When I am in my office during the day, I almost always keep my door open. I like that my students and colleagues can stop by any time and chat or ask questions. I'm sure I'd get more done without the interruptions, but I'd much rather have the interactions. I close my door when I have something urgent to accomplish by a deadline and need to minimize interruptions.
Today my door is closed, but not because of a looming deadline. My door is closed because I am being harassed by a random person who walked into the department one day last week, saw my door open, came in, and has made a habit of doing so every day since. His visits have been annoying and it is difficult to get him to leave my office. He's clearly a deeply strange person, but only yesterday did he really disturb me when he asked me for money and became upset when I didn't give him any. Mostly he has been stopping by in the afternoons, but today he was in the department early, asking people where I was, and asking for my contact information because he said he was going to work for me. Everyone who met him was disturbed by their encounter with him and told me to call the police.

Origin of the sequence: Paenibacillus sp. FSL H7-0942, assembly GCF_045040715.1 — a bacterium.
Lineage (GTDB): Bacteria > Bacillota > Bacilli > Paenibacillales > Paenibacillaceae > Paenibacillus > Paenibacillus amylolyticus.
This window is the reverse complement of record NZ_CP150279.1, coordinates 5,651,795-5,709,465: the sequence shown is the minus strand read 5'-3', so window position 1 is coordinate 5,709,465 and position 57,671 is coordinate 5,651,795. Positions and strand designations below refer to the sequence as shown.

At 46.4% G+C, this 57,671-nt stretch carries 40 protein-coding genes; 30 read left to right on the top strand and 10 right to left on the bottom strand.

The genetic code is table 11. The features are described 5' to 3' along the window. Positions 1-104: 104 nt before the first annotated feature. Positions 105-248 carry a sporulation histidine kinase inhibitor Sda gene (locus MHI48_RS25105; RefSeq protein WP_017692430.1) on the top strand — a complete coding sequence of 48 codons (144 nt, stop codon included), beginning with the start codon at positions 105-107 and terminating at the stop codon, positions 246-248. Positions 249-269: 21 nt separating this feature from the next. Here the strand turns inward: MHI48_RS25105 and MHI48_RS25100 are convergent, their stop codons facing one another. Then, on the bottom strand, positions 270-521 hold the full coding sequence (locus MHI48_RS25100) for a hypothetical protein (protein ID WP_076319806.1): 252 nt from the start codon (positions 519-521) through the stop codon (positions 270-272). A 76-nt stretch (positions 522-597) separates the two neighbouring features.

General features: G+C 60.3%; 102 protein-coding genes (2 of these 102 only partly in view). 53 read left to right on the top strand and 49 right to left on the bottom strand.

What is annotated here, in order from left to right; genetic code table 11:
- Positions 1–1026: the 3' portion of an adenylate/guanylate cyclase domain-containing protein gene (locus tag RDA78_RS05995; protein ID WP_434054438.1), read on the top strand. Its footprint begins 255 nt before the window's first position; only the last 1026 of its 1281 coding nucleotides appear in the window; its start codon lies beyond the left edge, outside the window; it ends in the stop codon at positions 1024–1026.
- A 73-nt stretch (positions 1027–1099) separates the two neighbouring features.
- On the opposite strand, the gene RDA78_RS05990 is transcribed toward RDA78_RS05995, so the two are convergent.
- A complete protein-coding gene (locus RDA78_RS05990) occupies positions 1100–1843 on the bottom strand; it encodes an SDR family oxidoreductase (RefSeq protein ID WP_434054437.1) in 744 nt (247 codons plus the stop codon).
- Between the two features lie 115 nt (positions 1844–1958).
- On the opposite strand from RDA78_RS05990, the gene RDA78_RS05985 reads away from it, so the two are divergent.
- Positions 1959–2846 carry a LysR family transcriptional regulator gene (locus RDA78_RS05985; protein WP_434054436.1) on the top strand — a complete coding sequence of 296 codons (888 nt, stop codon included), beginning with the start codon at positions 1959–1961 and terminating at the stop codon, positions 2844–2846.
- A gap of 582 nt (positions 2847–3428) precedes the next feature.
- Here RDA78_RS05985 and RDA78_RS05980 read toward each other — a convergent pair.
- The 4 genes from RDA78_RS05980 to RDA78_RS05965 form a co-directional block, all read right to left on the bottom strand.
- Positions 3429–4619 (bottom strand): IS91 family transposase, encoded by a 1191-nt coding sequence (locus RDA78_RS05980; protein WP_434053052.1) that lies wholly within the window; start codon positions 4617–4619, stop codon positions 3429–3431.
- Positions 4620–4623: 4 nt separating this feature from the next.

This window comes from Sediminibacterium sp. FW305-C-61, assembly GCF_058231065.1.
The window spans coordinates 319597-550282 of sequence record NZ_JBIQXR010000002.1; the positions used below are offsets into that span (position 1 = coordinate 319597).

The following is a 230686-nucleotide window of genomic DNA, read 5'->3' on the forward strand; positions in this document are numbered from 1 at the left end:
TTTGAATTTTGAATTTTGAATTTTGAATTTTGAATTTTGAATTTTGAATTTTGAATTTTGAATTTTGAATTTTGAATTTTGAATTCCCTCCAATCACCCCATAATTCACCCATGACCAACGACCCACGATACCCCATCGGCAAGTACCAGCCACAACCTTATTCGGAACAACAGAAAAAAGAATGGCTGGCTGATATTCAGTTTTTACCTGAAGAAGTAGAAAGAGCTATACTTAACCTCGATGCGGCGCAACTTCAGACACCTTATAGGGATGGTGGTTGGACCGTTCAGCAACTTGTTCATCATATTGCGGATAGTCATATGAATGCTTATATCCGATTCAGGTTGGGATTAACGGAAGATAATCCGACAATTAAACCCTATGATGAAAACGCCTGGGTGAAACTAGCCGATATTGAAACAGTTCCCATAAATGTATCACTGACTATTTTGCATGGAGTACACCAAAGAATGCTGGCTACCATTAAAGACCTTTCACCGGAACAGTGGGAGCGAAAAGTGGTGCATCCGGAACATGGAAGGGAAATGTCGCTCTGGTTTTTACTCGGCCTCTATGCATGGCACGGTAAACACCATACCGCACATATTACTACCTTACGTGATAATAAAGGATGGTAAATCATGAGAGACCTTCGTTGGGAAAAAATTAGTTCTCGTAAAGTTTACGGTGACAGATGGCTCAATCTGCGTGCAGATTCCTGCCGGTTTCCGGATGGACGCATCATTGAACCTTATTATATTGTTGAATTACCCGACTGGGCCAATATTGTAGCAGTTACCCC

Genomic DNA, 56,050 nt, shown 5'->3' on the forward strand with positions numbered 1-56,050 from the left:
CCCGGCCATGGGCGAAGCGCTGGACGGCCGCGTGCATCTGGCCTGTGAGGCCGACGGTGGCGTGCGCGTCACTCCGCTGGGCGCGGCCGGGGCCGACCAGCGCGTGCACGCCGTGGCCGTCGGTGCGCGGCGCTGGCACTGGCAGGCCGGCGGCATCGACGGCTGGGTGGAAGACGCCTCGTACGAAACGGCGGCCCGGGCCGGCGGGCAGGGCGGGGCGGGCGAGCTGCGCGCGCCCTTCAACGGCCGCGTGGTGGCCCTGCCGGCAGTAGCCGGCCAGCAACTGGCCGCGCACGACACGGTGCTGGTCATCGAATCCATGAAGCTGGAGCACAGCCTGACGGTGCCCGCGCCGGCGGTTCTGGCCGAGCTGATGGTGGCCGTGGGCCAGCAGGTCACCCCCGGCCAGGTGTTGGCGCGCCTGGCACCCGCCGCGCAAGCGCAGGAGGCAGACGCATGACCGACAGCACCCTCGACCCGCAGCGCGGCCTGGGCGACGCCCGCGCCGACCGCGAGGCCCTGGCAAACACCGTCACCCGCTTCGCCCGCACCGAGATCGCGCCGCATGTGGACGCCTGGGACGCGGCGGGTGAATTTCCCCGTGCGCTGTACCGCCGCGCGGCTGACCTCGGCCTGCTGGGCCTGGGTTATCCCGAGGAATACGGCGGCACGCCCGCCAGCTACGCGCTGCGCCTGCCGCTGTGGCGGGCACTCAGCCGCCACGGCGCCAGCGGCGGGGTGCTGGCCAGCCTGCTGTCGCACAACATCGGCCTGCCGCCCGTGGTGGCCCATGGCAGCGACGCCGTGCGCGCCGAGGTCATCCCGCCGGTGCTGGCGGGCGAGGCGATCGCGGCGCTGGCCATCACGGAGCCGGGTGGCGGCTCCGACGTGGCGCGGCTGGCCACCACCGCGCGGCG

I have been very reluctant to call the police. Asking for money is not a crime, and this is a public building. I called the campus police today because my department chair asked me to, but the police were not helpful. The person I talked to said "What do you want us to DO?" I guess I just wanted to see if other people on campus have reported disturbing encounters with this person, and I wanted to make a record of his 'suspicious activities'. The police said to call them if this man comes to my office again.
Yesterday during my disturbing encounter with the strange man, I considered reaching for the phone to call a colleague, but the way I have my office set up is not convenient for such things. I would have had to turn my back on the guy. Also, my crazy visitor was between the office door and me, so I was backed into a corner.
This is my third encounter with a scary crazy person in my office in the past 10 years, and each time I have considered changing the organization of my office, and then I don't. I suppose it is human nature to try to forget about a bad, random experience and hope it won't happen again, but another part of it for me is that I don't want to arrange my office in a really inconvenient way because of anxiety. I have been trying to figure out if there's a way I can arrange my office so that I'm not constantly reminded that it's arranged that way to give me an escape route, but there are some serious architectural limitations to this. But then I think maybe I am being foolish not to rearrange things, since I've had these anxious encounters several times now and perhaps I should learn from experiences.
9 years ago